# Homework Help: Finding the Normal Force on the Rod of a Paper Roll

1. Apr 1, 2014

### student34

1. The problem statement, all variables and given/known data

A large 16.0 kg roll of paper with radius R=18.0 cm rests against the wall and is held in place by a bracket attached to a rod through the center of the roll. The rod turns without friction in the bracket, and the moment of inertia of the paper and rod about the axis is 0.260 kg m^2. The other end of the bracket is attached by a frictionless hinge to the wall such that the bracket makes an angle of 30.0° with the wall. The weight of the bracket is negligible. The coefficient of kinetic friction between the paper and the wall is μ= 0.25. A constant vertical force F= 60.0 N is applied to the paper, and the paper unrolls.

(a) What is the magnitude of the force that the rod exerts on the paper as it unrolls?

(b) What is the magnitude of the angular acceleration of the roll?

Here is a picture of that someone else found for the same question, https://www.physicsforums.com/showthread.php?t=544377

2. Relevant equations

∑Fy = 0

∑Fx = 0

F(reaction) - Tension = 0, so F(rod) = T

F(friction) = μfx(normal)

3. The attempt at a solution

I will try part (a), but this attempt gives me the wrong answer.

∑Fy = T*cos30° - (mg + 60N) = 0

T = (mg + 60N)/cos30° = (16*9.8 + 60N)/cos°30 = 250.3391N

T = F(rod) = 250.3391N.

I probably need to use the friction, but I don't understand why.

Last edited: Apr 1, 2014
2. Apr 1, 2014

### SteamKing

Staff Emeritus
If you will draw a proper free body diagram for the paper roll, it should be apparent what forces are used to solve this problem.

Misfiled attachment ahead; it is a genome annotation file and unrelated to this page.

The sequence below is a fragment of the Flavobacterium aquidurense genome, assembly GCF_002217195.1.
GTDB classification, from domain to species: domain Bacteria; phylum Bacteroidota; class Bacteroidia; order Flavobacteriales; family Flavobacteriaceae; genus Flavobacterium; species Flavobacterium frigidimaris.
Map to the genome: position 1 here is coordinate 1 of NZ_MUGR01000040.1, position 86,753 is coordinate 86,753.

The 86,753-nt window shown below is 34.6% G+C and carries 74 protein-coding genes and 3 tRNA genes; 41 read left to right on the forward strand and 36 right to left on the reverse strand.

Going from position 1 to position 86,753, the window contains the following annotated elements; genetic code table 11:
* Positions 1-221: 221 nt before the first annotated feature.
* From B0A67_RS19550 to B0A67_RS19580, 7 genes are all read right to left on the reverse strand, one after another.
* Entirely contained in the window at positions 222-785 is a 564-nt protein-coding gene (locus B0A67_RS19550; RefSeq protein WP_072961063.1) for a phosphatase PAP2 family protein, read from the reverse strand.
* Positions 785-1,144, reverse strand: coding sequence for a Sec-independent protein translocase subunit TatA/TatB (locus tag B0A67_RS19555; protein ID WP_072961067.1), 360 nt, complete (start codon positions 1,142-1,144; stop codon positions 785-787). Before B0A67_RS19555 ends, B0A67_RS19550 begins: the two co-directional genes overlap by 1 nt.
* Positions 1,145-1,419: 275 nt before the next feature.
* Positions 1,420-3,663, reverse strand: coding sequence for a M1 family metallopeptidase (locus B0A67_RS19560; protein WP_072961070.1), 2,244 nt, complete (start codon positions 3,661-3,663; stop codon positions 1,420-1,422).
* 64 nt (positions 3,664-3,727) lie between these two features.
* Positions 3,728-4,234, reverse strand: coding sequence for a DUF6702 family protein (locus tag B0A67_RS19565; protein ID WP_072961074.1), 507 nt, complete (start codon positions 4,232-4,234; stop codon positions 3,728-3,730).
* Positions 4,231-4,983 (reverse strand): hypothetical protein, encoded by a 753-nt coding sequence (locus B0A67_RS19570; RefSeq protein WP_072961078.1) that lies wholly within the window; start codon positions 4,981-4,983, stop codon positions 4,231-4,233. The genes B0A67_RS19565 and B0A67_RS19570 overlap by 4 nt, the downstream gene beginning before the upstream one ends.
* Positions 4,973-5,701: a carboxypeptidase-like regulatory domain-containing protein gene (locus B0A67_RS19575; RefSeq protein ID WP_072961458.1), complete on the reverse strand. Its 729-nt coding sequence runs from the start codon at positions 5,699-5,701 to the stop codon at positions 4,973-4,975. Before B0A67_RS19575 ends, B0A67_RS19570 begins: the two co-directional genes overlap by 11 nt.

3. Apr 1, 2014

### student34

My work that I have shown above comes from free body diagrams that I made.

I have drawn 3 different free body diagrams and spent about 5 hours on this question in total. Any help would be greatly appreciated.

4. Apr 1, 2014

### SteamKing

Staff Emeritus

5. Apr 1, 2014

### student34

Here is an attachment.

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6. Apr 1, 2014

### SteamKing

Staff Emeritus
There is going to be a frictional force developed between the wall and the paper roll, which will retard the unrolling of the paper. This frictional force should be included in your FBD.

7. Apr 1, 2014

### student34

I did have a strong feeling that the Ff would have an effect, but I still don't know why. I thought of a case where μ = 1 so that the roll wouldn't even spin versus the case where μ = 0. Both cases seem to have the same effect on the center of mass where the rod is.

It's wrong, but I will show what I did with friction.

μ*T*sin30° = 0.25*250.339N*sin30° = 31.292N. I will assume that this adds to the ∑Fy. So now,

∑Fy = T*cos30° + (-31.292N) - (mg + 60N) = 0

T = 286.47N, which is close but not quite enough.

8. Apr 2, 2014

### student34

Can anyone see anything wrong with my last post?

9. Apr 2, 2014

### haruspex

You can't plug in a value for T here. T is what you're trying to calculate. Work it all the way through symbolically. Don't plug in any numbers until you have an equation in the form T = ...

10. Apr 3, 2014

### student34

Oh thanks, I got it!